“Basketballers come in all shapes and sizes but the sport is dominated by men with over two-thirds of Australians playing basketball being men (667,000) compared to just under a third who are women (324,000).

“Perhaps unsurprisingly Victoria is the home of basketball with over 340,000 Victorians playing basketball regularly or occasionally significantly more than any other State. I say unsurprisingly as Melbourne is the World’s (yes that’s right – the World) leading city when it comes to NBA Number 1 draft picks in the 21st century. 

“Melbourne has produced 3 NBA Number 1 draft picks this century – more than any city in America or indeed elsewhere in the world. These NBA Number 1 draft picks include Ben Simmons (2016), Kyrie Irving (2011) and Andrew Bogut (2005).

“Bogut in particular is making an effort to give back to the sport that provided so much for him and has recently returned to the local NBL competition, that began early in October, to play for the Sydney Kings – a club without a finals appearance since returning to the league in 2010.

“Of course acknowledging Australia, and Melbourne, as great basketball nurseries for professional players isn’t always the most important factor when considering basketball in Australia. Far more important is understanding who the almost 1 million Australians playing the sport are and what sets them apart from other Australians.

“The Helix Personas data is a unique and powerful consumer segmentation and data integration tool that combines sophisticated psychographic and behavioural data to classify the Australian population into 54 Personas and six communities.

“Roy Morgan’s Helix Personas which has recently been substantially reinvigorated and streamlined shows that Australians from the Aspirationals, Metrotechs and Doing Fine communities are more likely to play basketball than other Australians and are the key people to engage when looking to grow and expand the sport.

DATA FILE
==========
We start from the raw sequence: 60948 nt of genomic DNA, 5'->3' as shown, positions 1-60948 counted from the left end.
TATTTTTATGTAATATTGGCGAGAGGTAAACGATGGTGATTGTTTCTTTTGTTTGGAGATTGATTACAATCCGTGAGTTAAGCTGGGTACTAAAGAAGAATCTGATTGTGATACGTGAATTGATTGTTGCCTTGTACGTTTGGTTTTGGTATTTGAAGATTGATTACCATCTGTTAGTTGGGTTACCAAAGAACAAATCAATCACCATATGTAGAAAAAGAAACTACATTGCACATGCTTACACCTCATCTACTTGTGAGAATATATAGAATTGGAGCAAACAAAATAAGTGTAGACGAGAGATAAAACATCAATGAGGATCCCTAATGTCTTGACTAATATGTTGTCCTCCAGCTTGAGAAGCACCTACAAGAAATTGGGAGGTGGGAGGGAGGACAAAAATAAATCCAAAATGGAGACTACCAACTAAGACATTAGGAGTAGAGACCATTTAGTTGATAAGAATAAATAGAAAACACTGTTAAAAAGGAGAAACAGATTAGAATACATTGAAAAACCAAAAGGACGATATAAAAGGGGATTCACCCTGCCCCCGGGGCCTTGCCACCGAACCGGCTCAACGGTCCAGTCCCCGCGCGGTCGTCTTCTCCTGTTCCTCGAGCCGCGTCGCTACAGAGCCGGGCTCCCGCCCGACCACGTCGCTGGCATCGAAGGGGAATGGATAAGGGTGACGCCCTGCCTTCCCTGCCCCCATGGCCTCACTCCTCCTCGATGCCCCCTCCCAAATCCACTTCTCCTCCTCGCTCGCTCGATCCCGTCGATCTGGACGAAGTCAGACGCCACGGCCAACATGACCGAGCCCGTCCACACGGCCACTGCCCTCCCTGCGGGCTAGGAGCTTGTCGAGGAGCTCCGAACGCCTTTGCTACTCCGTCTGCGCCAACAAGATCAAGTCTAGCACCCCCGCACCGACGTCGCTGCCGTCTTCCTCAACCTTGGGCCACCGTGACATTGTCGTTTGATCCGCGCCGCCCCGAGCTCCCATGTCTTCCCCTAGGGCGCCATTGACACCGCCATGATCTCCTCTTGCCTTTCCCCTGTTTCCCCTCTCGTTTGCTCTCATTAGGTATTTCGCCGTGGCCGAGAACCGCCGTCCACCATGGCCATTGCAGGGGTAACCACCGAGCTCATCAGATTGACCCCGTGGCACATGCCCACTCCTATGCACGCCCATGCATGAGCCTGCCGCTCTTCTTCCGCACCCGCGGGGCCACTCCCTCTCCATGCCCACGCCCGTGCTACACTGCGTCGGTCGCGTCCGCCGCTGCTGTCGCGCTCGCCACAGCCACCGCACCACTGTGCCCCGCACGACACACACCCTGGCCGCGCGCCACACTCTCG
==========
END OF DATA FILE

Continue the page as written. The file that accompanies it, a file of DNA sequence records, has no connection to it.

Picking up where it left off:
“The Roy Morgan product aids the future buying intentions and media consumption patterns of basketballers. This data can be easily integrated with third party data sets. The rich profiling is invaluable for Australian consumer brands, advertisers, governing sporting bodies and major sponsors looking to get involved with a sport that reaches a broad swathe Australians.”
For comments or more information please contact:
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Office: (+61) (03) 9224 5309
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About Roy Morgan

Roy Morgan is the largest independent Australian research company, with offices throughout Australia, as well as in Indonesia, the United States and the United Kingdom. A full service research organisation specialising in omnibus and syndicated data, Roy Morgan has over 70 years’ experience in collecting objective, independent information on consumers.

Margin of Error

The margin of error to be allowed for in any estimate depends mainly on the number of interviews on which it is based. Margin of error gives indications of the likely range within which estimates would be 95% likely to fall, expressed as the number of percentage points above or below the actual estimate. Allowance for design effects (such as stratification and weighting) should be made as appropriate.

Sample Size

Percentage Estimate

40%-60%

25% or 75%

10% or 90%

5% or 95%

5,000

±1.4

±1.2

±0.8

±0.6

7,500

±1.1

±1.0

±0.7

±0.5

10,000

±1.0

±0.9

±0.6

±0.4

20,000

±0.7

±0.6

±0.4

±0.3

50,000

±0.4

±0.4

±0.3

±0.2